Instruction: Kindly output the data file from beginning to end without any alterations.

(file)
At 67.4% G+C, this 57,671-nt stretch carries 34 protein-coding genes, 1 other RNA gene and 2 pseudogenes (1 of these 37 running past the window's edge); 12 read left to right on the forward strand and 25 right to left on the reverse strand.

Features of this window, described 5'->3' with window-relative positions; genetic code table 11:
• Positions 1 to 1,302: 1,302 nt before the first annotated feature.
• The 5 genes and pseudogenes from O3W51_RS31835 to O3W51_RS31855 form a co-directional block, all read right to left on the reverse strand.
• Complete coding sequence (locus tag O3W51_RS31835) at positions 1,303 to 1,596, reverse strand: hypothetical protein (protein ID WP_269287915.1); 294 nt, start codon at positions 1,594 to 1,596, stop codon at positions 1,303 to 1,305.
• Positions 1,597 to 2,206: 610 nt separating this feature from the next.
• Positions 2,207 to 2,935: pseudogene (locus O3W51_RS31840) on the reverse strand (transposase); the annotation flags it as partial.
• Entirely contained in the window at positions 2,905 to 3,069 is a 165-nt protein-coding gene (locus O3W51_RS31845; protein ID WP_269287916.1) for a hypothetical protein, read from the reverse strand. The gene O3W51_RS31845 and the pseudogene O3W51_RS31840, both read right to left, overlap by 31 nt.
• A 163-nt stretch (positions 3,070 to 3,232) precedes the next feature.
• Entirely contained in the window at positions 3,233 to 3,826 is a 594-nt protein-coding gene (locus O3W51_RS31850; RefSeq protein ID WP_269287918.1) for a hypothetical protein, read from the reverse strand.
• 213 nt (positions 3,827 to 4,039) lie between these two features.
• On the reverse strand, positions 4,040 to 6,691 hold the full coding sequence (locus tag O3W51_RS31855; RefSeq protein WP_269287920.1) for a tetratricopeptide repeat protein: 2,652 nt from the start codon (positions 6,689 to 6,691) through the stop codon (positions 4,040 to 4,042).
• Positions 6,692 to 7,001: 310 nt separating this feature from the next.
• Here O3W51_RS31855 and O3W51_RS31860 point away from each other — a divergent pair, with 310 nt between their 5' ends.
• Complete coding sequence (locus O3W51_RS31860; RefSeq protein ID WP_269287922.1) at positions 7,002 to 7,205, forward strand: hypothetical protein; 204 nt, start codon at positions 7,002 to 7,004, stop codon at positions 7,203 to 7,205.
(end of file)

At 67.4% G+C, this 57,671-nt stretch carries 34 protein-coding genes, 1 other RNA gene and 2 pseudogenes (1 of these 37 running past the window's edge); 12 read left to right on the forward strand and 25 right to left on the reverse strand.

Features of this window, described 5'->3' with window-relative positions; genetic code table 11:
• Positions 1 to 1,302: 1,302 nt before the first annotated feature.
• The 5 genes and pseudogenes from O3W51_RS31835 to O3W51_RS31855 form a co-directional block, all read right to left on the reverse strand.
• Complete coding sequence (locus tag O3W51_RS31835) at positions 1,303 to 1,596, reverse strand: hypothetical protein (protein ID WP_269287915.1); 294 nt, start codon at positions 1,594 to 1,596, stop codon at positions 1,303 to 1,305.
• Positions 1,597 to 2,206: 610 nt separating this feature from the next.
• Positions 2,207 to 2,935: pseudogene (locus O3W51_RS31840) on the reverse strand (transposase); the annotation flags it as partial.
• Entirely contained in the window at positions 2,905 to 3,069 is a 165-nt protein-coding gene (locus O3W51_RS31845; protein ID WP_269287916.1) for a hypothetical protein, read from the reverse strand. The gene O3W51_RS31845 and the pseudogene O3W51_RS31840, both read right to left, overlap by 31 nt.
• A 163-nt stretch (positions 3,070 to 3,232) precedes the next feature.
• Entirely contained in the window at positions 3,233 to 3,826 is a 594-nt protein-coding gene (locus O3W51_RS31850; RefSeq protein ID WP_269287918.1) for a hypothetical protein, read from the reverse strand.
• 213 nt (positions 3,827 to 4,039) lie between these two features.
• On the reverse strand, positions 4,040 to 6,691 hold the full coding sequence (locus tag O3W51_RS31855; RefSeq protein WP_269287920.1) for a tetratricopeptide repeat protein: 2,652 nt from the start codon (positions 6,689 to 6,691) through the stop codon (positions 4,040 to 4,042).
• Positions 6,692 to 7,001: 310 nt separating this feature from the next.
• Here O3W51_RS31855 and O3W51_RS31860 point away from each other — a divergent pair, with 310 nt between their 5' ends.
• Complete coding sequence (locus O3W51_RS31860; RefSeq protein ID WP_269287922.1) at positions 7,002 to 7,205, forward strand: hypothetical protein; 204 nt, start codon at positions 7,002 to 7,004, stop codon at positions 7,203 to 7,205.